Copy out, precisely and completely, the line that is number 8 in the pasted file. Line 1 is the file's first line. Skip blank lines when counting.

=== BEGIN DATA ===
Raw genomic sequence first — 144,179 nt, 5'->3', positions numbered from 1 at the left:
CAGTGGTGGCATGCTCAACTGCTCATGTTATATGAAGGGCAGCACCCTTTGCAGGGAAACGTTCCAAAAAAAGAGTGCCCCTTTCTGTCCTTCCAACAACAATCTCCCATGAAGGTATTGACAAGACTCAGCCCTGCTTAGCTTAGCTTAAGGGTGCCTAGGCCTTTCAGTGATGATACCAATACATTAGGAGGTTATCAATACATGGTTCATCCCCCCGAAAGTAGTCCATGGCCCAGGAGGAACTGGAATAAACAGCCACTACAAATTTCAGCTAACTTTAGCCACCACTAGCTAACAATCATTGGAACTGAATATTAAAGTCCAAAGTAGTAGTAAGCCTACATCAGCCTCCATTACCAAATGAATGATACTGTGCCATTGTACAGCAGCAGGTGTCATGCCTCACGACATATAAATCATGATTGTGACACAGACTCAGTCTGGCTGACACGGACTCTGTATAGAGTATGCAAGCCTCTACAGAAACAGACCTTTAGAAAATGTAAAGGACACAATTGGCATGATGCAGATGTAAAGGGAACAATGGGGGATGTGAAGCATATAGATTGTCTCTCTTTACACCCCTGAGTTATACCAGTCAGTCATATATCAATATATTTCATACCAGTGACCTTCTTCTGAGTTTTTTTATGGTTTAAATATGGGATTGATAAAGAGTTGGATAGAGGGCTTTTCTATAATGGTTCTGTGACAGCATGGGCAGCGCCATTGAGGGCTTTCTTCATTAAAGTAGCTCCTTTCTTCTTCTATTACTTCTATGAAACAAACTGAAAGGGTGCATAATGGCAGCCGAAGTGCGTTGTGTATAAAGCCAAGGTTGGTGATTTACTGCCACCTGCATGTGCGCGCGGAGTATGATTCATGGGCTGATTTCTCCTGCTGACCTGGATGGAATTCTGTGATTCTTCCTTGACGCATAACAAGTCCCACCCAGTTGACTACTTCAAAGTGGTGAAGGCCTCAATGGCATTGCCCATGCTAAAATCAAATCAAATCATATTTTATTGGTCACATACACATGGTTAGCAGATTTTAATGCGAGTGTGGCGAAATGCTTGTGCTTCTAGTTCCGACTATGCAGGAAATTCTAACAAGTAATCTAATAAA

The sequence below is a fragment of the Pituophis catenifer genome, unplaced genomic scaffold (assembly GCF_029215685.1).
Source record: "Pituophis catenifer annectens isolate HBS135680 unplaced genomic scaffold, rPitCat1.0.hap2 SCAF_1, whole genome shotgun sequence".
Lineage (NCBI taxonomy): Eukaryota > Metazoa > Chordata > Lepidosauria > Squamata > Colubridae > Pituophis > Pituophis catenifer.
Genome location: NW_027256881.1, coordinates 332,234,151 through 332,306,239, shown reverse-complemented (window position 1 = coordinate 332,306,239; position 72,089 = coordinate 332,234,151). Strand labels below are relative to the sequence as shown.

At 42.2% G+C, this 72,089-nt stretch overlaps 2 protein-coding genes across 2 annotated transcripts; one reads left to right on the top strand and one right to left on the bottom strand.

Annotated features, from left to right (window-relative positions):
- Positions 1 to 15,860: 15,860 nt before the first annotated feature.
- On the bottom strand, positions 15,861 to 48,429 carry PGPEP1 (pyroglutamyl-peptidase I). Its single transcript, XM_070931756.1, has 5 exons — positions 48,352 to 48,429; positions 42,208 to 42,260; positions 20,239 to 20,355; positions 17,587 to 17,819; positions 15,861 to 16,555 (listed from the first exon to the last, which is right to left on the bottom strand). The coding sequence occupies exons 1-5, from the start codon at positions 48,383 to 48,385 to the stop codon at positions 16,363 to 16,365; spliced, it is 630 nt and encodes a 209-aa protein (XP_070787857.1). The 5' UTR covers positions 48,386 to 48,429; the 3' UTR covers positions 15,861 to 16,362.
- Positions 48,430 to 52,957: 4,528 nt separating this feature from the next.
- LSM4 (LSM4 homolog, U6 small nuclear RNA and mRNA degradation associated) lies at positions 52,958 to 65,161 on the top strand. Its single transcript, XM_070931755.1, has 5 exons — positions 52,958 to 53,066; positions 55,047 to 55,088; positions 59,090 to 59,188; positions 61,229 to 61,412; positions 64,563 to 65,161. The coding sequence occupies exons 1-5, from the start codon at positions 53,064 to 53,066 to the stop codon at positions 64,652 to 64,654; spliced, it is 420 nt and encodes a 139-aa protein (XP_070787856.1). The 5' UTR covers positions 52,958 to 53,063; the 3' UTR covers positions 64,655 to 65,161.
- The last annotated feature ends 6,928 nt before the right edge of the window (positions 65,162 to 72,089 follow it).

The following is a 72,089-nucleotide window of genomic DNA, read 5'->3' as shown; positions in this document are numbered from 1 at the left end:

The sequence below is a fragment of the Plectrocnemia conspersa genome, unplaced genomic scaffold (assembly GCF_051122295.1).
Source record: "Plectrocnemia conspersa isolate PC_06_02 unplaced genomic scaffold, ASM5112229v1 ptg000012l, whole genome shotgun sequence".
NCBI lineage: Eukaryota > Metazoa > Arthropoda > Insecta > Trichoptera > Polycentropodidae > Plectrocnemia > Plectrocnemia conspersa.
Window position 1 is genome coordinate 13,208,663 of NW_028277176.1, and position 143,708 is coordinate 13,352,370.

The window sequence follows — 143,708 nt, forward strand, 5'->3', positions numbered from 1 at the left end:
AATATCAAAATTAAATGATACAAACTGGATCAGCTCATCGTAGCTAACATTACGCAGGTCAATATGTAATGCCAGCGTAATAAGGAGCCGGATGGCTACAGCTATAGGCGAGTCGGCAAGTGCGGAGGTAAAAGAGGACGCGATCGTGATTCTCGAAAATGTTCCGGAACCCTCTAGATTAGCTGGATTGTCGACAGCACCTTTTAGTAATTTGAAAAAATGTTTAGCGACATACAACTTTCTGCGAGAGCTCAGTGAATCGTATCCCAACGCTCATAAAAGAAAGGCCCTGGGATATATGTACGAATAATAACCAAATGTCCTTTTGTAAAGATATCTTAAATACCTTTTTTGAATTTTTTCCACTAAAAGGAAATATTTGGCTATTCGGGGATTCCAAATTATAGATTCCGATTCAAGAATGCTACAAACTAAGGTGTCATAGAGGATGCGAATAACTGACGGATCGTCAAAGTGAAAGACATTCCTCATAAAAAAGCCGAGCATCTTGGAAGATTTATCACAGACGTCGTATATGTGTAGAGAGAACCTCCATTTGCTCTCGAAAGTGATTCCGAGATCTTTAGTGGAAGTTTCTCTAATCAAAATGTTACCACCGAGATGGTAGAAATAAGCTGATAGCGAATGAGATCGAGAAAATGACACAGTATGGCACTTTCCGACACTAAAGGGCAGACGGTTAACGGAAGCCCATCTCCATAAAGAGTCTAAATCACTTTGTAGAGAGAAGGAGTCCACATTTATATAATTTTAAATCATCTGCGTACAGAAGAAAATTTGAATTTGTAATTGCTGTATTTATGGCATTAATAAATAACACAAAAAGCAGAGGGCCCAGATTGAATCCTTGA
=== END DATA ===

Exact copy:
Annotated features, from left to right (window-relative positions):